The destroyer Ralph Talbot (DD-390) was on picket duty northeast of Savo Island in the early morning hours of 9 August 1942 when at 0143 she received the radioed warning from a destroyer southeast of Savo that strange ships were in the immediate area. Her skipper, Lieutenant Commander Joseph W. Callahan, directed that she reverse course, and Ralph Talbot was quickly headed southwest at 25 knots, back toward the island and the fighting that was taking place within the protected waters to its south that would soon become known as Ironbottom Sound. Watching the flashes of gunfire in the distance, Callahan and his crew topside wondered who was getting the better of the fight. They didn’t have to wait long before finding out.
At 0215 a searchlight sought Ralph Talbot out. Three Japanese cruisers from Rear Admiral Gunichi Mikawa’s force that had already sunk the cruiser Astoria and reduced three other Allied cruisers to burning hulks began firing on the destroyer from 4,500 to 6,000 yards. Thinking at first that his ship was being fired on by friends, Callahan turned on her recognition lights and shouted identification over the radio. This caused the confused Japanese skippers to check their fire momentarily. The lull didn’t last long, however. As she got within less than two miles of the American destroyer, the light cruiser Yubari turned her searchlights on Ralph Talbot and began firing salvos at her. Although Callahan began firing back with 5-inch/38-caliber salvos of his own and Ralph Talbot even managed to launch four torpedoes at her adversary, she was quickly hit by six shells that struck her charthouse, penetrated her wardroom, demolished one of her torpedo tubes and damaged her after 5-inch gun. Several minutes later, the destroyer entered a rain squall, and the shooting immediately stopped.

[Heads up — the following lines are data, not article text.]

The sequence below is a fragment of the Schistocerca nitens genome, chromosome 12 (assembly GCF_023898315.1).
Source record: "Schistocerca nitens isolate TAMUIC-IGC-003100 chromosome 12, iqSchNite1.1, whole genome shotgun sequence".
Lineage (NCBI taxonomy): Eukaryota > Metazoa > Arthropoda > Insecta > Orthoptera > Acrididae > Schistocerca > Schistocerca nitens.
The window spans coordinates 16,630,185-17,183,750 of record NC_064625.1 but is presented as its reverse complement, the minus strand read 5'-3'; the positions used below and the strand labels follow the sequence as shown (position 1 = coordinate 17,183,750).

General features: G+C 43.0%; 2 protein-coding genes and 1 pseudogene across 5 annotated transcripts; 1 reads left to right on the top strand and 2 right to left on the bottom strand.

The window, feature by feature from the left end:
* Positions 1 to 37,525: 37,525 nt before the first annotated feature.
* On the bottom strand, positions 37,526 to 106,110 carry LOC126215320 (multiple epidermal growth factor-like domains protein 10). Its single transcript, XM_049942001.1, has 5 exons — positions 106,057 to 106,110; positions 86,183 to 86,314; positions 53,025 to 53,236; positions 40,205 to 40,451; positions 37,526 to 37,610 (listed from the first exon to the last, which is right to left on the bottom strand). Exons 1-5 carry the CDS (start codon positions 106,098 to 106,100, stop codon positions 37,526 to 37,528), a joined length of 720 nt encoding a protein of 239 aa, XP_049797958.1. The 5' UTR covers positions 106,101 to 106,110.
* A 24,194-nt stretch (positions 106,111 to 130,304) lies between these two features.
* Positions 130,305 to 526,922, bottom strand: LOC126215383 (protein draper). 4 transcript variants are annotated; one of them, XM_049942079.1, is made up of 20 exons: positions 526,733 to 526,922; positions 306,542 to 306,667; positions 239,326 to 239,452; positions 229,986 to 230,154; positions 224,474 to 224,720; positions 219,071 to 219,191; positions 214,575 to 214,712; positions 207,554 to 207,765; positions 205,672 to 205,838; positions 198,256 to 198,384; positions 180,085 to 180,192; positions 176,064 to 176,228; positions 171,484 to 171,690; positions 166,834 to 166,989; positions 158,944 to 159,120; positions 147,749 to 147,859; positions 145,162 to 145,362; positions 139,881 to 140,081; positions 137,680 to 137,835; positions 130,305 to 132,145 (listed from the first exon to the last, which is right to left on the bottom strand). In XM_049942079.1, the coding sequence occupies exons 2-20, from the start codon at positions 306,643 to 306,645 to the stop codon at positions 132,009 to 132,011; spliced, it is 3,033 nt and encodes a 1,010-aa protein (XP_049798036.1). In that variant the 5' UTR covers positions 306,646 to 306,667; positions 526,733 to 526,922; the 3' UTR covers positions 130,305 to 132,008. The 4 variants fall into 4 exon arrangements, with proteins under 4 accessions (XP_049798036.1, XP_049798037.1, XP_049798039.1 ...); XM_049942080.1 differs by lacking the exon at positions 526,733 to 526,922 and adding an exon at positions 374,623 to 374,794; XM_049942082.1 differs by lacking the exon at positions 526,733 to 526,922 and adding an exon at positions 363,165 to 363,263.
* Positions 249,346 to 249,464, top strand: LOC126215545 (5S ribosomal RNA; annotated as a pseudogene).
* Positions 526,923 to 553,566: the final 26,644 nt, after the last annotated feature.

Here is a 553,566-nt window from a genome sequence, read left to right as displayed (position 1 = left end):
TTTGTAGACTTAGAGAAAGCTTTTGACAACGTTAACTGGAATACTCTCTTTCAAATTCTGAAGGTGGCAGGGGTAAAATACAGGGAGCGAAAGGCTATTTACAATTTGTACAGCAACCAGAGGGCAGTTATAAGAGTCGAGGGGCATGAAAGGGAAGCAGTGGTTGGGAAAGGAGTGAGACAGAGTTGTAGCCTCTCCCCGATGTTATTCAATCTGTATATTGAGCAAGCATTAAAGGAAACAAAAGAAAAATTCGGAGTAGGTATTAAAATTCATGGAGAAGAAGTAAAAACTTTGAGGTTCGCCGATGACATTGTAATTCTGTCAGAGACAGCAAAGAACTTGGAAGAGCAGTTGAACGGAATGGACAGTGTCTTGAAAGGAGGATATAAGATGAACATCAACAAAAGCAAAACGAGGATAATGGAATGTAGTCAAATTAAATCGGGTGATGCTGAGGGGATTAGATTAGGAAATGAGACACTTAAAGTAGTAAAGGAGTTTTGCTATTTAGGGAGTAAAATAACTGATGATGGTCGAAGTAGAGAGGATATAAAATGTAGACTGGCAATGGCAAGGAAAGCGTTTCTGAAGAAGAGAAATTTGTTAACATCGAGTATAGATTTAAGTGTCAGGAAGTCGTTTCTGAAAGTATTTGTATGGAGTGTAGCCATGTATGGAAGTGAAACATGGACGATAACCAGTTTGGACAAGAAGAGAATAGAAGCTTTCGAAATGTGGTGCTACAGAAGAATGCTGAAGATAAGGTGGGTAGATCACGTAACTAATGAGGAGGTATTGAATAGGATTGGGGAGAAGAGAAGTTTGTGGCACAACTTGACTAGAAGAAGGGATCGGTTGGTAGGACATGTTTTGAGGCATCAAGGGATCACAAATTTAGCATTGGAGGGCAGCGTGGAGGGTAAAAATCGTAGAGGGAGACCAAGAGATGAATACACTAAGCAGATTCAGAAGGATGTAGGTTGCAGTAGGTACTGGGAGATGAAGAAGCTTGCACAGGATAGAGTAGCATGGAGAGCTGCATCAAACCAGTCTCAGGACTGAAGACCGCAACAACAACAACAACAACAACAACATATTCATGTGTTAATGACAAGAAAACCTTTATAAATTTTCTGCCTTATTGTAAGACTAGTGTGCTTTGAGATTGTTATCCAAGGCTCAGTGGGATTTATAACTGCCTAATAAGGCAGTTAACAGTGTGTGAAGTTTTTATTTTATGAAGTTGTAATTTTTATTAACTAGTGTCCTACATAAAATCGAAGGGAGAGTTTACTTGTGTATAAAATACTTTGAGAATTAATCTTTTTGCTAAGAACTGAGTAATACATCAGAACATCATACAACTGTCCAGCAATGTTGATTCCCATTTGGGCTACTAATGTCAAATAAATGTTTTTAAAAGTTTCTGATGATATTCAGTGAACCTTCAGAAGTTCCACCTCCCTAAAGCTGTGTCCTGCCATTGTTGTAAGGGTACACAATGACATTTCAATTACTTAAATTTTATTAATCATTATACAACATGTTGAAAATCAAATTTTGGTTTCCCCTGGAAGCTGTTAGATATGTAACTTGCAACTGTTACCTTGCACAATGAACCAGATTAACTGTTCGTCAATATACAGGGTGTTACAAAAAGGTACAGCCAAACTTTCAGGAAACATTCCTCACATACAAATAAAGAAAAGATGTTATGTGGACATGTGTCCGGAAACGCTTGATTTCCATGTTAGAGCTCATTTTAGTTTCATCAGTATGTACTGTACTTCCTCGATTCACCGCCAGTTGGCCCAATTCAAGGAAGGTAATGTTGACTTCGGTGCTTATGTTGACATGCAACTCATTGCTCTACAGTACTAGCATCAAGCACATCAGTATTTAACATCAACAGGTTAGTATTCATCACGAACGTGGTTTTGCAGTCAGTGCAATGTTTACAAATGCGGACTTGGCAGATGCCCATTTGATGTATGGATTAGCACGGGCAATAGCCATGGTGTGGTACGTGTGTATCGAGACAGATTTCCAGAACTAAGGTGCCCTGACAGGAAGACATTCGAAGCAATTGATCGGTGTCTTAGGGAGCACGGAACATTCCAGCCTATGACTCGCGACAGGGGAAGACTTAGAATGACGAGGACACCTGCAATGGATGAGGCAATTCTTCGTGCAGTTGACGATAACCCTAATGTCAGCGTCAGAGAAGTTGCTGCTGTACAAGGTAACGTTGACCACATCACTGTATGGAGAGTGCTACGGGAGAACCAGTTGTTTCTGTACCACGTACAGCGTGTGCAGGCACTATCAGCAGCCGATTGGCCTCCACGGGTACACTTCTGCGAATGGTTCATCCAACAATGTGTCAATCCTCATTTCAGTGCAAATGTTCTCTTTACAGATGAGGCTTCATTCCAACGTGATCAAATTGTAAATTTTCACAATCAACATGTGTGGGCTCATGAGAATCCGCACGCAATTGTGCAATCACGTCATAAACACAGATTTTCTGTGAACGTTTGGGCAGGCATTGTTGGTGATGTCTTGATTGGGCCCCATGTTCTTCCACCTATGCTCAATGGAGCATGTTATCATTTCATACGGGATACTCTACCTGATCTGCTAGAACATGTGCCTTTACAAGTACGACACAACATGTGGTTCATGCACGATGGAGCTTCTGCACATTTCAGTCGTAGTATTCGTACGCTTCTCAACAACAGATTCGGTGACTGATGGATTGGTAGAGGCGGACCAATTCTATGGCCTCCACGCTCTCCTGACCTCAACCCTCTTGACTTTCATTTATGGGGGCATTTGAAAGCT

At this point Ralph Talbot was in danger of sinking. Her bridge was enveloped in flames, and she was listing 20 degrees to starboard. But her skipper was up to the challenge. An experienced destroyer engineer officer, Commander Callahan directed his crew in the effort to save her. By 0330, the fires and flooding were under control and repair work was underway. By 1210 on that same day, with mattress patches to her hull in place, she began her long voyage back to the U.S. West Coast for repairs.
Less than a year later, with Joe Callahan still in command, Ralph Talbot took part in the second battle of Kula Gulf. It was in part for this latter action that Callahan eventually was awarded the Navy Cross “for extraordinary heroism.”
—Jeff Barlow, Naval Historical Center, December 2008
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